Surrounding it are the inevitable trappings of a heritage industry geared to the family day out: a children's adventure playground, picnic site, cinema, conference rooms, lecture halls, a gift shop and a nature reserve - a small nature reserve, it must be said, which is just about right as it symbolises the car industry's cursory nod to environmental concern.
But for a centre that boasts the largest collection of British cars in the world, there are notable omissions. Look closely and you'll find no E-type Jaguars (in fact, no Jaguars at all) and no Rolls-Royces. There are Rileys, Austins, MGs and Wolseleys among the 400 British cars on display, but not a hint of the Vauxhall, even among the five million engineering drawings, blueprints, manuals and photographs that make up the archive.
The Gaydon exhibition seems to have re-written Britain's motoring history. Roughly 75 per cent of the industry's vehicles are represented here; the 75 per cent that was absorbed by British Leyland, and then taken over by Rover. Rover put up the pounds 8m that funds the new centre, hence the absence of any marque that isn't part of the Rover range (Jaguar used to be when it was part of British Leyland, but it is now Ford-owned so isn't allowed). The triumphalist architecture of the new building - not quite Bank of European Reconstruction class, but getting there - is clearly intended to celebrate the resurgence in Rover's fortunes as much as the heritage of the car.
The new centre aspires to being more than just a museum, like the National Motor Museum at Beaulieu, in Hampshire, where foreign and British cars mingle. It is intended to be a chauvinistic centre of excellence, presenting state-of-the art computer-aided design systems and the latest Rover models incorporating them, as well as the original MG 'Number One'.
But will it attract the crowds? The British, on the whole, seem to lack the regard shown by other countries towards cars and the motor industry. We have failed to develop the kind of love affair with the car that characterises the American auto-culture. Japan has had a centre of excellence devoted to the car for years, a kind of hymn to car technology where the public can see the first Toyota alongside concept cars of the future. Germany has an equivalent, too. The United States has Ford's 'birthplace of the motor car' in Dearborn, near Detroit. Even Latvia had one before Britain, based at the Transport Museum in Riga.
At 23 million cars to a population of 57 million, the British own significantly fewer cars per head than their counterparts in mainland Europe (25 per cent fewer than in Germany and Italy, though you'd never guess it from the ever-increasing traffic congestion). The reason we rely on cars less is partly one of geography. Britain is a relatively small island. But that doesn't explain our apparent inability to love the British car industry. 'We don't seem to respect the car or the car industry in this country the way they do abroad,' says Peter Mitchell, director of the new centre.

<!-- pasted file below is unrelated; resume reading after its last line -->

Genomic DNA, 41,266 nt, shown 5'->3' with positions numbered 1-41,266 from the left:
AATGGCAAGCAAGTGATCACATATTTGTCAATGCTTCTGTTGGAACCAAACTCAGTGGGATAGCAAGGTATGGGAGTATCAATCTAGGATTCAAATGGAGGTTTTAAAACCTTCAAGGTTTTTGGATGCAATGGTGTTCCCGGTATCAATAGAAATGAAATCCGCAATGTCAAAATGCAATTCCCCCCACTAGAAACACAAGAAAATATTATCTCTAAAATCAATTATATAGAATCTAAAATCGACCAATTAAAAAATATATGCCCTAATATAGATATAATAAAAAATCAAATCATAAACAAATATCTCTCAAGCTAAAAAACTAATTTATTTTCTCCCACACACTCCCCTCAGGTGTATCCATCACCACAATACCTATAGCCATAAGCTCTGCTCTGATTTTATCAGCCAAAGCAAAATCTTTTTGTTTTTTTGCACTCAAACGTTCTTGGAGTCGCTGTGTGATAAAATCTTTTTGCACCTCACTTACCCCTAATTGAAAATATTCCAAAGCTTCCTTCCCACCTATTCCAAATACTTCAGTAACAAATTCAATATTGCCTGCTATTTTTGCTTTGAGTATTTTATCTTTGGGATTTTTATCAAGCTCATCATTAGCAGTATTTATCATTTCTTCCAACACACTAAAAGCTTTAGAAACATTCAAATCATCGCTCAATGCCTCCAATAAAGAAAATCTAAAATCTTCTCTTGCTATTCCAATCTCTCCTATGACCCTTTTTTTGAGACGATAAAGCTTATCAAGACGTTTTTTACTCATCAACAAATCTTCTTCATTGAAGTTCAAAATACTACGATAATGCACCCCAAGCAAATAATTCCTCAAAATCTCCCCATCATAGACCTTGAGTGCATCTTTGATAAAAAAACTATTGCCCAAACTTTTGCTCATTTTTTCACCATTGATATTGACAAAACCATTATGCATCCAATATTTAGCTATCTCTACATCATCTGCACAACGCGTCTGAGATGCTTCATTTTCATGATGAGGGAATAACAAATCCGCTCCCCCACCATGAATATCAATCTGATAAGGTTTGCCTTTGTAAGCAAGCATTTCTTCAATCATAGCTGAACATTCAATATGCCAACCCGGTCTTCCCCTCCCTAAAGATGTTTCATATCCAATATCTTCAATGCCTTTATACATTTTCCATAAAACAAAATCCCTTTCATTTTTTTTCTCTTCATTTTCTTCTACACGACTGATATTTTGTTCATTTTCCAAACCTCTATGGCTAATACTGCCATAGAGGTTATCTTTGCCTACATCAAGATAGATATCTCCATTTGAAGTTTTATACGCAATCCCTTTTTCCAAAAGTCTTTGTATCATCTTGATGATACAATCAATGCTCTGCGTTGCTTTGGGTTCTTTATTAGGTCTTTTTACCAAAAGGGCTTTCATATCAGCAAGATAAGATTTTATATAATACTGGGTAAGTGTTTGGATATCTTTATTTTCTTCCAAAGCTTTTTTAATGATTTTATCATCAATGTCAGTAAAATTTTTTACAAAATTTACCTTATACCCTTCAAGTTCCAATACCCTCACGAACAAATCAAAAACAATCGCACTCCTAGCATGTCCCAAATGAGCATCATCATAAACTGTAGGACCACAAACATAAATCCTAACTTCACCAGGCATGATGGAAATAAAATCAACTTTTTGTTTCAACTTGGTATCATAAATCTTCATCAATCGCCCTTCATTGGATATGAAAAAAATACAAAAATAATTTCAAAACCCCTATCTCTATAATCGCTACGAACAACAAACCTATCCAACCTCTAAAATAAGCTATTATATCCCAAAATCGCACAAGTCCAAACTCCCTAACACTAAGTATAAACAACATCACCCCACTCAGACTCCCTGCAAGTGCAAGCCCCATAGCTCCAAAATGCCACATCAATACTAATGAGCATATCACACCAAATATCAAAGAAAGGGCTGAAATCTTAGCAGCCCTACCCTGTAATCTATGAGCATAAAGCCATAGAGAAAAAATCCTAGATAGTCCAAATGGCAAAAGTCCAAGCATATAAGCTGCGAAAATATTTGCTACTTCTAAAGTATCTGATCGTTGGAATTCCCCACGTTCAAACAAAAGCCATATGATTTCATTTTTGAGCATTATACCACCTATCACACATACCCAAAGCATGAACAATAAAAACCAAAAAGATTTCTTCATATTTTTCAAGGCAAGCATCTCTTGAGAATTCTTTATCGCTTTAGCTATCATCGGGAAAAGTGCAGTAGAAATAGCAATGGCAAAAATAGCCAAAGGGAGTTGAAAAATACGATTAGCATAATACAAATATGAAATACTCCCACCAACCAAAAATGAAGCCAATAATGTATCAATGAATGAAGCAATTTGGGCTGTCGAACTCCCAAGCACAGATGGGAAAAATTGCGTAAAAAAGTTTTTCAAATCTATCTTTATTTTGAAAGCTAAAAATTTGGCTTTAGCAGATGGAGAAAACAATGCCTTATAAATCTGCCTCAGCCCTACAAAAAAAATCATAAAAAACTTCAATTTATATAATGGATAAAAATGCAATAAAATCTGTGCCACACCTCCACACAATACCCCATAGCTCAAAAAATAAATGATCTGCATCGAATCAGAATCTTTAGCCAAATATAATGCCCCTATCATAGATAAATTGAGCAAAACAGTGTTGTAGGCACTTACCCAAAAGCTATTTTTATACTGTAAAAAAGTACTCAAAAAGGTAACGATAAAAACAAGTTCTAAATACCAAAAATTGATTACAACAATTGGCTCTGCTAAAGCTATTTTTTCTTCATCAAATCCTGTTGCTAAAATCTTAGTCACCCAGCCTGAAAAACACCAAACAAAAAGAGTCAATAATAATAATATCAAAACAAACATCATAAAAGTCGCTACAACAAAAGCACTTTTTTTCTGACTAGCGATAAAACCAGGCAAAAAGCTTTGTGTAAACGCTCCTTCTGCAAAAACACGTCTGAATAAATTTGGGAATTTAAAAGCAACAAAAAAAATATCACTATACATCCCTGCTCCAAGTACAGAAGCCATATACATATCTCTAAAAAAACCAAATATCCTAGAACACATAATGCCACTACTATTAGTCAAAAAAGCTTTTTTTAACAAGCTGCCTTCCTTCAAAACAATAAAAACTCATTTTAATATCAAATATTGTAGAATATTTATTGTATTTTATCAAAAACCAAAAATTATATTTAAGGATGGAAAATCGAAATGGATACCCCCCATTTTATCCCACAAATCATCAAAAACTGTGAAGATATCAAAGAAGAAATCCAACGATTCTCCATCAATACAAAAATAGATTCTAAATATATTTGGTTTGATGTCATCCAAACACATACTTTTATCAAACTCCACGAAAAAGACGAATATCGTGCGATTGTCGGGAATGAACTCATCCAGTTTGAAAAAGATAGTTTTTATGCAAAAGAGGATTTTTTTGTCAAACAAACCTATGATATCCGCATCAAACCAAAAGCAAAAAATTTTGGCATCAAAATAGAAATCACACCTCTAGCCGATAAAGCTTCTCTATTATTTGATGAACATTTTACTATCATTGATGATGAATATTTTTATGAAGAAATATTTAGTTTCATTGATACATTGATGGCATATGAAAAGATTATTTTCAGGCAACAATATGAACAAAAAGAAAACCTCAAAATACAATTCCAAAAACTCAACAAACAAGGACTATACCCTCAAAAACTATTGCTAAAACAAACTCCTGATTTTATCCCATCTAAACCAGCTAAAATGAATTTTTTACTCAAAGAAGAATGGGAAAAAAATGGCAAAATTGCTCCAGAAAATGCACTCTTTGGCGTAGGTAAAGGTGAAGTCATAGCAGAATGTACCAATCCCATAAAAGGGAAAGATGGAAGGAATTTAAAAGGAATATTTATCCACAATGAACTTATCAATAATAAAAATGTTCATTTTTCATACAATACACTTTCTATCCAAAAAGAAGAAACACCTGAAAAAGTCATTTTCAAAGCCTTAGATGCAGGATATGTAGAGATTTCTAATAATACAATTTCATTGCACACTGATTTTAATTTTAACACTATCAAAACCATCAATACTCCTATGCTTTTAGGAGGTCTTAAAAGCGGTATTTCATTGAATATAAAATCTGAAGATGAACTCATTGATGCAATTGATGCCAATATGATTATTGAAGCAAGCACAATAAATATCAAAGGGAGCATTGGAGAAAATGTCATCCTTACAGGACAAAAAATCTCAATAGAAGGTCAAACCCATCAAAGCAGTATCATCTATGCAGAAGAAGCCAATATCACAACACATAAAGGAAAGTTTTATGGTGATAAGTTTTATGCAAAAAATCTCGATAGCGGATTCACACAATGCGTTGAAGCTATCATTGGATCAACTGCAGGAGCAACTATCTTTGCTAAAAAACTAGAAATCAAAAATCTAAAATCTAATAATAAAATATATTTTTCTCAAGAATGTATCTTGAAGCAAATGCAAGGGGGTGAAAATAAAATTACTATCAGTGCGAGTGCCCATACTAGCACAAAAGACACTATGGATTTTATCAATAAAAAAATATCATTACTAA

The reason is that there hasn't been much to respect in recent decades. Ford does not count, being American - despite the assumption among many motorists that buying an Escort means buying British - while Vauxhall was an ailing force until it was taken over by another US giant, General Motors. This left British Leyland as the sole representative of large-scale British car production. And, although they may have had their fans, cars such as the Austin Princess and the Maxi are less likely to inspire awe and devotion than, say, a BMW. This is ironic because, as Mitchell points out, the first BMW, called the Dixie, was copied from an Austin 7. And in 1930, the Japanese founded their car industry by taking the same British car, stripping it down and modelling the first Nissan. Herbert Morris was apparently so incensed, that he had a Nissan shipped to England to see if the company could make a claim for breach of copyright.
It has to be said that, apart from niche markets in sports cars, the traffic in car sales has tended to be one-way in recent decades, with European and Japanese manufacturers racing ahead, and imports flooding in.
Rover was one British marque that the average motorist could always aspire to. Despite a disconcerting tendency among some models to rust and break down, Rovers were seen as classy. It is no coincidence that the jumble of marques inherited by British Leyland were all subsumed beneath the Rover name in a re-badging exercise designed to invest the rest of the range with the Rover comfort factor.
As well as trumpeting the message that Rover is Britain's biggest car-maker, the centre's wider aim is to promote the car's role in society and its contribution to the economy; to become a kind of propagandist of the car at a time when environmental concerns have pushed manufacturers on to the defensive.
Despite the focus on catalytic converters and recyclability that characterise advertising campaigns, it is difficult to disguise the fact that cars are net contributors to atmospheric pollution on a huge scale. The new centre examines the car as an art form, as a source of technological innovation, and looks at its importance to the economy as an employer - all views designed to counter the guilt we may feel about what comes out of the exhaust.
'Cars make a great contribution to society, which we tend to overlook in our zeal to ban them from city centres,' says Peter Mitchell. 'The car is about individual freedom, about the ability to go where you want, when you want.' If you can afford one, that is.
It's a message they would lap up in the US. But whether the hitherto lukewarm British public can be made to feel the same way about cars remains to be seen.
The Heritage Motor Centre, Banbury Road, Gaydon, Warwickshire, opens Saturday 1 May. For details, ring 0926 641188.
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